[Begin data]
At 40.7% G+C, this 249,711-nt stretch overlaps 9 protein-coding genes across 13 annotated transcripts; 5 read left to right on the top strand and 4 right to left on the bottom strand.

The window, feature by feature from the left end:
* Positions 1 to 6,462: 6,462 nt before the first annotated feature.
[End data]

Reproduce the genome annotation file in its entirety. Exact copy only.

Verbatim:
At 40.7% G+C, this 249,711-nt stretch overlaps 9 protein-coding genes across 13 annotated transcripts; 5 read left to right on the top strand and 4 right to left on the bottom strand.

The window, feature by feature from the left end:
* Positions 1 to 6,462: 6,462 nt before the first annotated feature.